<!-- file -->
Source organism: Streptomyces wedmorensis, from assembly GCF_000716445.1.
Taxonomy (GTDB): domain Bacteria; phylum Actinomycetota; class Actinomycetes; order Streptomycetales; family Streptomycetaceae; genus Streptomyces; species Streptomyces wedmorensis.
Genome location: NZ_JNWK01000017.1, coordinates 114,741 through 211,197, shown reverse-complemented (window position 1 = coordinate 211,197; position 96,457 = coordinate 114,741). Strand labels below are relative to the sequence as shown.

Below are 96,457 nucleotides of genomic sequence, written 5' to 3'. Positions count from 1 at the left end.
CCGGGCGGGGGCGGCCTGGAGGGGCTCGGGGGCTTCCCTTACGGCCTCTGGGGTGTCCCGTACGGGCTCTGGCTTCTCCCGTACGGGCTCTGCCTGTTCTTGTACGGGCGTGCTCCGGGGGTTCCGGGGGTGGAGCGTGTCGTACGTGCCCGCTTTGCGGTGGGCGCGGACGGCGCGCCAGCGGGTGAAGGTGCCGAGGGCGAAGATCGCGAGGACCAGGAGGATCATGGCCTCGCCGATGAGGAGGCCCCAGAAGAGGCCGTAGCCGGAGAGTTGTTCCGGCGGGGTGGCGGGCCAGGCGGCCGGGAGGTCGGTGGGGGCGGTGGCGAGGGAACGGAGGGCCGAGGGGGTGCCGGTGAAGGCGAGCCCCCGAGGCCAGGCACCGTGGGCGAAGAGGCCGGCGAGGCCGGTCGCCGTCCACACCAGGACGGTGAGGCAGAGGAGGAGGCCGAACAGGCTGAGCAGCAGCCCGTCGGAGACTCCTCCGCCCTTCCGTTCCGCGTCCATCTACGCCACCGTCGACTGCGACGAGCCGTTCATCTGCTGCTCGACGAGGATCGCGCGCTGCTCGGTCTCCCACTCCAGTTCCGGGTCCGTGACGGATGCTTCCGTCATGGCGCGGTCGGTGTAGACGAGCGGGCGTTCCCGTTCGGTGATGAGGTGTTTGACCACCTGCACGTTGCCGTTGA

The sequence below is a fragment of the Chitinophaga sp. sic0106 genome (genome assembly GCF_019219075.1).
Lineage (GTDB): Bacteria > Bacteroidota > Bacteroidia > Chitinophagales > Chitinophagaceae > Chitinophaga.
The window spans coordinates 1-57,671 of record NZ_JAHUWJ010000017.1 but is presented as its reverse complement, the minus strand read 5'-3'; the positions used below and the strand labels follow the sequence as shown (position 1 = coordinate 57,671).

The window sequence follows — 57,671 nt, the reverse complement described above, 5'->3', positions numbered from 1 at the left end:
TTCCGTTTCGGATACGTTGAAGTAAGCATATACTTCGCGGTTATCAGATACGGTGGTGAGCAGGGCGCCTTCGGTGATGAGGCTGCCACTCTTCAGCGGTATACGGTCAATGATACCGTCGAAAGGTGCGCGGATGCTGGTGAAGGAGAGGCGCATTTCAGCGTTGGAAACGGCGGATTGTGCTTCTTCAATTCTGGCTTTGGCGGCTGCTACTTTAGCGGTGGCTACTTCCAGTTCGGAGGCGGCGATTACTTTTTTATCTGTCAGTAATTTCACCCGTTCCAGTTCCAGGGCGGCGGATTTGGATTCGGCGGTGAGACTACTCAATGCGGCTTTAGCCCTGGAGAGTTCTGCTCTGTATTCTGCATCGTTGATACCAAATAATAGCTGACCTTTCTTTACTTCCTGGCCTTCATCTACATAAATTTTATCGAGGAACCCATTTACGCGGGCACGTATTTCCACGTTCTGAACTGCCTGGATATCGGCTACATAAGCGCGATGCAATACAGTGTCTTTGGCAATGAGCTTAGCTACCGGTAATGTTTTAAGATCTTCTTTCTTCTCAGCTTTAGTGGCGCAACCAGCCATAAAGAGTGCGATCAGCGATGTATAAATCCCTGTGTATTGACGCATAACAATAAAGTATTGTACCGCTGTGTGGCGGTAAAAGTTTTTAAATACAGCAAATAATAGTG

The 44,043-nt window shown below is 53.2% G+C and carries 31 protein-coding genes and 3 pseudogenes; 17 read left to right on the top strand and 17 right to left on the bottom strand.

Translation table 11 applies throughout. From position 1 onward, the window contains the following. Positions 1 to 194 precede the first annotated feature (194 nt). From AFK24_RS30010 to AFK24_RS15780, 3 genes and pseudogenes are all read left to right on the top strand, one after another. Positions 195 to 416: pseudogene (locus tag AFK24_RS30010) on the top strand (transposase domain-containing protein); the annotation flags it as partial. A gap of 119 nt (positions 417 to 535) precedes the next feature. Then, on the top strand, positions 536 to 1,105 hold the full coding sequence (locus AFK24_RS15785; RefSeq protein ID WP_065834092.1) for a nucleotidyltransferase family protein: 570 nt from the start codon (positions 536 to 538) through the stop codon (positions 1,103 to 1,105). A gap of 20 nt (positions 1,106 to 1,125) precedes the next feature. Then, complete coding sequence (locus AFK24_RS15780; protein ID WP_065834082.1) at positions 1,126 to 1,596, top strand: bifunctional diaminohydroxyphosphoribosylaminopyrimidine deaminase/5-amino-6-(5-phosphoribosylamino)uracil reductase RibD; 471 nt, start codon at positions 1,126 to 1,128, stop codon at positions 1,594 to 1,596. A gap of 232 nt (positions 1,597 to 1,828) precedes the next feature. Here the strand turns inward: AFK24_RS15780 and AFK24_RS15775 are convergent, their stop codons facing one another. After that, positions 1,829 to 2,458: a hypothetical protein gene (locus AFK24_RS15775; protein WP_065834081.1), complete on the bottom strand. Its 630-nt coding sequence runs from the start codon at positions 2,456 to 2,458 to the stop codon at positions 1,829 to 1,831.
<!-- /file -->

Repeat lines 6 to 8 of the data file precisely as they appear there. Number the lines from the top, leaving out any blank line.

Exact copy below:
The sequence below is a fragment of the Chitinophaga sp. sic0106 genome (genome assembly GCF_019219075.1).
Lineage (GTDB): Bacteria > Bacteroidota > Bacteroidia > Chitinophagales > Chitinophagaceae > Chitinophaga.
The window spans coordinates 1-57,671 of record NZ_JAHUWJ010000017.1 but is presented as its reverse complement, the minus strand read 5'-3'; the positions used below and the strand labels follow the sequence as shown (position 1 = coordinate 57,671).